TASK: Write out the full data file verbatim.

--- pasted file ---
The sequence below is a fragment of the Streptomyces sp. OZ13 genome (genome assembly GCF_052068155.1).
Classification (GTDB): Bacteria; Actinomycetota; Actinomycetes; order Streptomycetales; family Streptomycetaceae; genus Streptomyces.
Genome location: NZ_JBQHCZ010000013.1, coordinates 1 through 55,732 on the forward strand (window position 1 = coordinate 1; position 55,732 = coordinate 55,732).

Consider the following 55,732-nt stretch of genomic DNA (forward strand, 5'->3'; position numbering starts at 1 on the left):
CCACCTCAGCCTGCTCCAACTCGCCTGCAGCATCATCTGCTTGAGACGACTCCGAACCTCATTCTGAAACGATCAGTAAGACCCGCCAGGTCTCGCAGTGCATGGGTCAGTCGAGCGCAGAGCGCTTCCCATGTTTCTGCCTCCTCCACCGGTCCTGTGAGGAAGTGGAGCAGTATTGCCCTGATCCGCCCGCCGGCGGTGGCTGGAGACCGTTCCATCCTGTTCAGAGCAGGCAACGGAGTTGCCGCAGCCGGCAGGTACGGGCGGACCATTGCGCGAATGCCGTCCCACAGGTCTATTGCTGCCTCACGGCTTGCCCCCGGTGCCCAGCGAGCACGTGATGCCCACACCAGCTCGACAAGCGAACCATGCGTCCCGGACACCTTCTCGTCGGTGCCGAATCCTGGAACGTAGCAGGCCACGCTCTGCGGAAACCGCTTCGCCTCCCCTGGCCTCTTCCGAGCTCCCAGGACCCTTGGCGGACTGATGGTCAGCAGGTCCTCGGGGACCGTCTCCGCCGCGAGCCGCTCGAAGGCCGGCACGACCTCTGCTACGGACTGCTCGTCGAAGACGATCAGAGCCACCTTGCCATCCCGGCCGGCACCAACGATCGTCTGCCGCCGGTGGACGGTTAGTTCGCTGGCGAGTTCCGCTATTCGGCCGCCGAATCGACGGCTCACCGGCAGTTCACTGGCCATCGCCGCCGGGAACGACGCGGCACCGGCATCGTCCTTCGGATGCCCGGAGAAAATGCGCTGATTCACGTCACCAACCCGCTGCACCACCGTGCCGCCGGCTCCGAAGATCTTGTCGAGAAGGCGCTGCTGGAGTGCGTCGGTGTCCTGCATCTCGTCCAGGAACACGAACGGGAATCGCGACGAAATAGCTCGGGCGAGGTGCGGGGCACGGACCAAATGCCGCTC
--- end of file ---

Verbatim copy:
The sequence below is a fragment of the Streptomyces sp. OZ13 genome (genome assembly GCF_052068155.1).
Classification (GTDB): Bacteria; Actinomycetota; Actinomycetes; order Streptomycetales; family Streptomycetaceae; genus Streptomyces.
Genome location: NZ_JBQHCZ010000013.1, coordinates 1 through 55,732 on the forward strand (window position 1 = coordinate 1; position 55,732 = coordinate 55,732).

Consider the following 55,732-nt stretch of genomic DNA (forward strand, 5'->3'; position numbering starts at 1 on the left):
CCACCTCAGCCTGCTCCAACTCGCCTGCAGCATCATCTGCTTGAGACGACTCCGAACCTCATTCTGAAACGATCAGTAAGACCCGCCAGGTCTCGCAGTGCATGGGTCAGTCGAGCGCAGAGCGCTTCCCATGTTTCTGCCTCCTCCACCGGTCCTGTGAGGAAGTGGAGCAGTATTGCCCTGATCCGCCCGCCGGCGGTGGCTGGAGACCGTTCCATCCTGTTCAGAGCAGGCAACGGAGTTGCCGCAGCCGGCAGGTACGGGCGGACCATTGCGCGAATGCCGTCCCACAGGTCTATTGCTGCCTCACGGCTTGCCCCCGGTGCCCAGCGAGCACGTGATGCCCACACCAGCTCGACAAGCGAACCATGCGTCCCGGACACCTTCTCGTCGGTGCCGAATCCTGGAACGTAGCAGGCCACGCTCTGCGGAAACCGCTTCGCCTCCCCTGGCCTCTTCCGAGCTCCCAGGACCCTTGGCGGACTGATGGTCAGCAGGTCCTCGGGGACCGTCTCCGCCGCGAGCCGCTCGAAGGCCGGCACGACCTCTGCTACGGACTGCTCGTCGAAGACGATCAGAGCCACCTTGCCATCCCGGCCGGCACCAACGATCGTCTGCCGCCGGTGGACGGTTAGTTCGCTGGCGAGTTCCGCTATTCGGCCGCCGAATCGACGGCTCACCGGCAGTTCACTGGCCATCGCCGCCGGGAACGACGCGGCACCGGCATCGTCCTTCGGATGCCCGGAGAAAATGCGCTGATTCACGTCACCAACCCGCTGCACCACCGTGCCGCCGGCTCCGAAGATCTTGTCGAGAAGGCGCTGCTGGAGTGCGTCGGTGTCCTGCATCTCGTCCAGGAACACGAACGGGAATCGCGACGAAATAGCTCGGGCGAGGTGCGGGGCACGGACCAAATGCCGCTC